1) Continuity (channel, flow regimes, migration, long-lived species) – The connectedness of rivers can be broken in either time or space. In its early years ORA has mostly been defending continuity, since dams break dispersal and flow in diverse ways (and by creating impoundments, reduce the difference between the river and standing water). Lakes, the alternative kind of water, are geologically temporary, since they fill in with sediment or drain when their sills are eroded down, but as long as rain falls, rivers will flow, and almost always in the channels that they have flowed in before. All our lakes date from the recent retreat of the Ice, but at least north to the Arctic Watershed, Ontario rivers are geologically confluent with streams which have been flowing south across North America since the Paleozoic. Another aspect of healthy continuity – or indication that continuity has been preserved – is long-lived stream creatures with complex life histories, such as Unionid mussels, Sturgeon, Eels, Turtles, and Mudpuppies.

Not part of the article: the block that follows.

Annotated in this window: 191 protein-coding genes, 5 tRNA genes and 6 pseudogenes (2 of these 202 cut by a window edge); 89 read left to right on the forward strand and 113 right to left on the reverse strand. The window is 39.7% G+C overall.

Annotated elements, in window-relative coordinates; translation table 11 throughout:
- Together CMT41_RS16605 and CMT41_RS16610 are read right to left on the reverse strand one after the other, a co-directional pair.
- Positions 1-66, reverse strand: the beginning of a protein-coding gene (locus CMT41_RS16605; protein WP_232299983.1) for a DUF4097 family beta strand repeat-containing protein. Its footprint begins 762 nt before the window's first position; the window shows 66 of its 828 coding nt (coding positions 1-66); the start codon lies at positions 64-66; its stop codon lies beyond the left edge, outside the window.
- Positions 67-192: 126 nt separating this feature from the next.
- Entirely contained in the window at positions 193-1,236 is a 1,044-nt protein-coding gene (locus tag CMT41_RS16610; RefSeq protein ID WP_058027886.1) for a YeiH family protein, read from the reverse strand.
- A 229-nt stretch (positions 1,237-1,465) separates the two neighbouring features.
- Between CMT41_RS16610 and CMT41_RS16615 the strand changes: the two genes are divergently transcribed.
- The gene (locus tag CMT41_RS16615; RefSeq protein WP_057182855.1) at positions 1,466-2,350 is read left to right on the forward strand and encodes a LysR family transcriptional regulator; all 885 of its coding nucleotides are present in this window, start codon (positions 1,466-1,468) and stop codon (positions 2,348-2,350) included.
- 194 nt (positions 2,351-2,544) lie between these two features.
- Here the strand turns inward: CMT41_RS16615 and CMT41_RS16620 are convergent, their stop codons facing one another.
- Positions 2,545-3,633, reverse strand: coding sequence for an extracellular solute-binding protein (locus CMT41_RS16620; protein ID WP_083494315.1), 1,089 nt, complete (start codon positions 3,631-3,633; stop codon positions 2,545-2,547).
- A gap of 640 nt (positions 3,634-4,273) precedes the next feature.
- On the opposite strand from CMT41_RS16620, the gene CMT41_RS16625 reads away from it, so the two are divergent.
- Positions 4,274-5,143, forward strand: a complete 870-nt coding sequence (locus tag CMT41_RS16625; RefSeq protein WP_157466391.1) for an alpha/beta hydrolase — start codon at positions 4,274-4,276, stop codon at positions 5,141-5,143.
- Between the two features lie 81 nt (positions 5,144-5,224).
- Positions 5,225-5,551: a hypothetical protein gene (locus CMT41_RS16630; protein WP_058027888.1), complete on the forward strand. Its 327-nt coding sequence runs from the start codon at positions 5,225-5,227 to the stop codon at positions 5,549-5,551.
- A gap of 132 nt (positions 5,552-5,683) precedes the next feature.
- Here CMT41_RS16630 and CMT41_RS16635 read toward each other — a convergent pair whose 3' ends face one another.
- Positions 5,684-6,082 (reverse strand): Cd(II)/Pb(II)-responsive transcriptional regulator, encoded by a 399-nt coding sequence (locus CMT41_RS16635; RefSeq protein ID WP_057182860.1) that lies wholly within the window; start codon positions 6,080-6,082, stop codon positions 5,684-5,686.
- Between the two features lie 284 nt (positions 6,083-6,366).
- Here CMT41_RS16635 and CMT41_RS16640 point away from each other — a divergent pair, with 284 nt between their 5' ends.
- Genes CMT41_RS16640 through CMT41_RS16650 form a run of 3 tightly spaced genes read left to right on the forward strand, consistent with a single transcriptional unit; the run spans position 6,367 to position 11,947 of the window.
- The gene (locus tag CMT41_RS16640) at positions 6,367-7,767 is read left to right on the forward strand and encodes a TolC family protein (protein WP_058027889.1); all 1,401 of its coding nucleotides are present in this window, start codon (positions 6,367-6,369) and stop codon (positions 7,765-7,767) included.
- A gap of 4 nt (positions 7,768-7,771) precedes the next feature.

2) Oligotrophy (net watershed ombrotrophy, filter-feeding, wetlands) –  One of the primary goals of conventional river conservation has been preventing organic and nutrient pollution, whether from point sources or through runoff or groundwater. The reason such nutrient loading is unnatural is that mature  terrestrial plant communities characteristically strip most of the mineral nutrients out of the water they process, so the biota of a river is adapted to water that has a lower concentration of nutrients than precipitation – what I’ve called ‘net ombrotrophy.’[3] Another consequence of flow is that there’s minimal nutrient recycling in any particular reach of a river – photosynthetic production and filter-feeding both depend on extracting nutrients from the thin broth that’s flowing downstream, and anything that gets up into the current is lost downstream unless it’s moved back upstream in the body of some current-breasting creature.